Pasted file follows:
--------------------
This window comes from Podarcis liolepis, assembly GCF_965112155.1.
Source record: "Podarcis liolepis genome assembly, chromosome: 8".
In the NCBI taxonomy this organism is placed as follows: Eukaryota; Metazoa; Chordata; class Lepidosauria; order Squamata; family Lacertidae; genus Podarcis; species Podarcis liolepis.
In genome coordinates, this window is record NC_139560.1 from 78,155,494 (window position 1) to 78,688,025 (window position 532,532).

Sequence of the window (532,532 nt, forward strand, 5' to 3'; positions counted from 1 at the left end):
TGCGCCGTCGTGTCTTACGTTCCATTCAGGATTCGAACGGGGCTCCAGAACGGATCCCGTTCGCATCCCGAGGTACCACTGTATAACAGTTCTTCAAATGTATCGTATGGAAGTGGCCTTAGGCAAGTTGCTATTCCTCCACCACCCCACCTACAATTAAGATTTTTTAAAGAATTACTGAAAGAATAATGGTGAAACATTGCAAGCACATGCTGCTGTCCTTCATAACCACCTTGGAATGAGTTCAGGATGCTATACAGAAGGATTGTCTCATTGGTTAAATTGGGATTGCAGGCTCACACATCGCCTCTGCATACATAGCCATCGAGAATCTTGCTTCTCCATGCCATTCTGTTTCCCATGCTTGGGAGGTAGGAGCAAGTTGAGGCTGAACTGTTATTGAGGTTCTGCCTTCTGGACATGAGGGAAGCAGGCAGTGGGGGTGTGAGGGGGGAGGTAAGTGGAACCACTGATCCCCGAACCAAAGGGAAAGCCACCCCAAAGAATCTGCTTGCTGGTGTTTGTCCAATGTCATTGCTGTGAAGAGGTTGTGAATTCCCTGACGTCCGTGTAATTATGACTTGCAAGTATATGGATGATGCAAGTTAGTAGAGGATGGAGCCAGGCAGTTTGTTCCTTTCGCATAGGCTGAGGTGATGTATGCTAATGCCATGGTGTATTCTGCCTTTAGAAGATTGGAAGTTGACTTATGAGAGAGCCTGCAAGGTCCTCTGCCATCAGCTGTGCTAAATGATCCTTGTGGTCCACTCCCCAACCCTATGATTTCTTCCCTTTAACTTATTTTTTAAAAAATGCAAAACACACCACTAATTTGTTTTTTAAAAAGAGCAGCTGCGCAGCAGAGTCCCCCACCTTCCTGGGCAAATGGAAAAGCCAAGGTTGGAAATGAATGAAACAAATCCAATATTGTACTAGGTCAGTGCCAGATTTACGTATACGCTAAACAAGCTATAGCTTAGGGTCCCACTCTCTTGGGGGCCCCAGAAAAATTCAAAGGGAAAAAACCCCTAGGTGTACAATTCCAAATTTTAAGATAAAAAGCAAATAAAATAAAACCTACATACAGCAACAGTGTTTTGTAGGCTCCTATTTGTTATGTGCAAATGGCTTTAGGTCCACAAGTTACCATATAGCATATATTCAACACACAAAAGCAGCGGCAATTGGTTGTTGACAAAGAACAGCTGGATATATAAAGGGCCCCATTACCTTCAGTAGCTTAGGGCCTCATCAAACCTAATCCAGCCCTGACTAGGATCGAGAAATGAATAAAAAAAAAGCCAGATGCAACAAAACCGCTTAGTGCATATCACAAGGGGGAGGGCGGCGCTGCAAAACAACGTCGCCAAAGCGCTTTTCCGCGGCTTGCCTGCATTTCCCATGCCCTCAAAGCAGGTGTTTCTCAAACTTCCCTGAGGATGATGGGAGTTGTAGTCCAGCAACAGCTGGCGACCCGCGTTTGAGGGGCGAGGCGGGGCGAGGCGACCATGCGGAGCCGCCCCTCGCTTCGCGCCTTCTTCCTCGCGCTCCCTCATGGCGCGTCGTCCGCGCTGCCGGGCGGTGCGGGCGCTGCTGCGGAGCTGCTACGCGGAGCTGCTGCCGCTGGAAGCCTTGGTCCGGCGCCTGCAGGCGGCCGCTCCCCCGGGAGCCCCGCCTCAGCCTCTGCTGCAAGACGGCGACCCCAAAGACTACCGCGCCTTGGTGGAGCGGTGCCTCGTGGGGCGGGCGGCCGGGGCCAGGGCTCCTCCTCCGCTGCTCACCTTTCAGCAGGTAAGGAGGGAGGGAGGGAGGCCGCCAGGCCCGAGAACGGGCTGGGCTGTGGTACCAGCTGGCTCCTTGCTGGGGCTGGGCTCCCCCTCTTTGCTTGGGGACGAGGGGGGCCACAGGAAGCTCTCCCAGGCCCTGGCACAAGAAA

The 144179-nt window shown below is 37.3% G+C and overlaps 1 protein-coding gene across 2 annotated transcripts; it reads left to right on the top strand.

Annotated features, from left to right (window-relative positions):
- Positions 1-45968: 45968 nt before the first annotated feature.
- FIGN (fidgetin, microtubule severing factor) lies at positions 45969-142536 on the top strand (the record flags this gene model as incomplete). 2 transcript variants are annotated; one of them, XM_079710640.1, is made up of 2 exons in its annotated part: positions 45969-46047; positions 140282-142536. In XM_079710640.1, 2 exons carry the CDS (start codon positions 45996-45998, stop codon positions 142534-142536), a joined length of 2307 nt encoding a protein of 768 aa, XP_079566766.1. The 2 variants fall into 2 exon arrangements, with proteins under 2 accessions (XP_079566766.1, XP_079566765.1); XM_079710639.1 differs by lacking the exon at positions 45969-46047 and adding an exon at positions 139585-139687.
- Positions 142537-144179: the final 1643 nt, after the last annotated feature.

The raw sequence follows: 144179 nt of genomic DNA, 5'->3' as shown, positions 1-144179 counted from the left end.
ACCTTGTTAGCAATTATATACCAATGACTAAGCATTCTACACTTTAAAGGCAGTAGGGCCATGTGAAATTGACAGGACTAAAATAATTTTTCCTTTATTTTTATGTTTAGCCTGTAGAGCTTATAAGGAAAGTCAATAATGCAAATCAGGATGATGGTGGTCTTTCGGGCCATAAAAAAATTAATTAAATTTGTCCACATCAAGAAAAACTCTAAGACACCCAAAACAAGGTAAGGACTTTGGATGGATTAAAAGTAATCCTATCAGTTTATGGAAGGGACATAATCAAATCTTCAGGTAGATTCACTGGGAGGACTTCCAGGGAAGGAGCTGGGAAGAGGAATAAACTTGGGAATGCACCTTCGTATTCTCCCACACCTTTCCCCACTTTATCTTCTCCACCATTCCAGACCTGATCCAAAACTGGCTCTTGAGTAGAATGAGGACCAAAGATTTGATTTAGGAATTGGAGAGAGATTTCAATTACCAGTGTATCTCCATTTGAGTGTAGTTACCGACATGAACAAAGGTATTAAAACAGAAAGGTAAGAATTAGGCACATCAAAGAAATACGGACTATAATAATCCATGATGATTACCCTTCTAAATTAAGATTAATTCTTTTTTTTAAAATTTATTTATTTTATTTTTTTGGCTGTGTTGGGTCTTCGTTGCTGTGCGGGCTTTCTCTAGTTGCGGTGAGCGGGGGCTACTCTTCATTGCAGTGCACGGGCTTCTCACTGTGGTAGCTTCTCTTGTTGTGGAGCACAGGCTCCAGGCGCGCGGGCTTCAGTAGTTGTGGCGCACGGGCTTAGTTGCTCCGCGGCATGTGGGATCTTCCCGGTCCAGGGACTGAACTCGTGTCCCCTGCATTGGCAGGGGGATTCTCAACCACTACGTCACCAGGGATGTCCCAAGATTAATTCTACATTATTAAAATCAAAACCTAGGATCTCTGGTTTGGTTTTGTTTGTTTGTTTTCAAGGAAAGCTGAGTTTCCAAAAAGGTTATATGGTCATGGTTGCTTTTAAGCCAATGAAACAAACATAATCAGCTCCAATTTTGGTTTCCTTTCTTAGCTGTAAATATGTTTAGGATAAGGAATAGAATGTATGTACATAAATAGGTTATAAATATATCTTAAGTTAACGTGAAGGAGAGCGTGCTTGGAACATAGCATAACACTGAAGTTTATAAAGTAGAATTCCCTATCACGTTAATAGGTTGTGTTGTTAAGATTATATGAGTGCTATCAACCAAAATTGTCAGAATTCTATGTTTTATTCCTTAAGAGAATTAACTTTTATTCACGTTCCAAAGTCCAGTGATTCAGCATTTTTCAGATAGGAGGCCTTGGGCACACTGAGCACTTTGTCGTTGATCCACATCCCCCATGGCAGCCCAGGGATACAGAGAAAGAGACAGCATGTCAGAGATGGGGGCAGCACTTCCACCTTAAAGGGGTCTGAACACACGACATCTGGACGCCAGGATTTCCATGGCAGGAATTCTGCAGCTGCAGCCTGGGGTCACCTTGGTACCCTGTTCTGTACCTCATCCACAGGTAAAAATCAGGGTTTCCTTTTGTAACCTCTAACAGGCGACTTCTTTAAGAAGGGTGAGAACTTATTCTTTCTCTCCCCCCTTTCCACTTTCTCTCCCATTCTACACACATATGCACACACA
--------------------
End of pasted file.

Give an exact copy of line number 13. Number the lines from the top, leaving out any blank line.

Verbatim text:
ACCTTGTTAGCAATTATATACCAATGACTAAGCATTCTACACTTTAAAGGCAGTAGGGCCATGTGAAATTGACAGGACTAAAATAATTTTTCCTTTATTTTTATGTTTAGCCTGTAGAGCTTATAAGGAAAGTCAATAATGCAAATCAGGATGATGGTGGTCTTTCGGGCCATAAAAAAATTAATTAAATTTGTCCACATCAAGAAAAACTCTAAGACACCCAAAACAAGGTAAGGACTTTGGATGGATTAAAAGTAATCCTATCAGTTTATGGAAGGGACATAATCAAATCTTCAGGTAGATTCACTGGGAGGACTTCCAGGGAAGGAGCTGGGAAGAGGAATAAACTTGGGAATGCACCTTCGTATTCTCCCACACCTTTCCCCACTTTATCTTCTCCACCATTCCAGACCTGATCCAAAACTGGCTCTTGAGTAGAATGAGGACCAAAGATTTGATTTAGGAATTGGAGAGAGATTTCAATTACCAGTGTATCTCCATTTGAGTGTAGTTACCGACATGAACAAAGGTATTAAAACAGAAAGGTAAGAATTAGGCACATCAAAGAAATACGGACTATAATAATCCATGATGATTACCCTTCTAAATTAAGATTAATTCTTTTTTTTAAAATTTATTTATTTTATTTTTTTGGCTGTGTTGGGTCTTCGTTGCTGTGCGGGCTTTCTCTAGTTGCGGTGAGCGGGGGCTACTCTTCATTGCAGTGCACGGGCTTCTCACTGTGGTAGCTTCTCTTGTTGTGGAGCACAGGCTCCAGGCGCGCGGGCTTCAGTAGTTGTGGCGCACGGGCTTAGTTGCTCCGCGGCATGTGGGATCTTCCCGGTCCAGGGACTGAACTCGTGTCCCCTGCATTGGCAGGGGGATTCTCAACCACTACGTCACCAGGGATGTCCCAAGATTAATTCTACATTATTAAAATCAAAACCTAGGATCTCTGGTTTGGTTTTGTTTGTTTGTTTTCAAGGAAAGCTGAGTTTCCAAAAAGGTTATATGGTCATGGTTGCTTTTAAGCCAATGAAACAAACATAATCAGCTCCAATTTTGGTTTCCTTTCTTAGCTGTAAATATGTTTAGGATAAGGAATAGAATGTATGTACATAAATAGGTTATAAATATATCTTAAGTTAACGTGAAGGAGAGCGTGCTTGGAACATAGCATAACACTGAAGTTTATAAAGTAGAATTCCCTATCACGTTAATAGGTTGTGTTGTTAAGATTATATGAGTGCTATCAACCAAAATTGTCAGAATTCTATGTTTTATTCCTTAAGAGAATTAACTTTTATTCACGTTCCAAAGTCCAGTGATTCAGCATTTTTCAGATAGGAGGCCTTGGGCACACTGAGCACTTTGTCGTTGATCCACATCCCCCATGGCAGCCCAGGGATACAGAGAAAGAGACAGCATGTCAGAGATGGGGGCAGCACTTCCACCTTAAAGGGGTCTGAACACACGACATCTGGACGCCAGGATTTCCATGGCAGGAATTCTGCAGCTGCAGCCTGGGGTCACCTTGGTACCCTGTTCTGTACCTCATCCACAGGTAAAAATCAGGGTTTCCTTTTGTAACCTCTAACAGGCGACTTCTTTAAGAAGGGTGAGAACTTATTCTTTCTCTCCCCCCTTTCCACTTTCTCTCCCATTCTACACACATATGCACACACA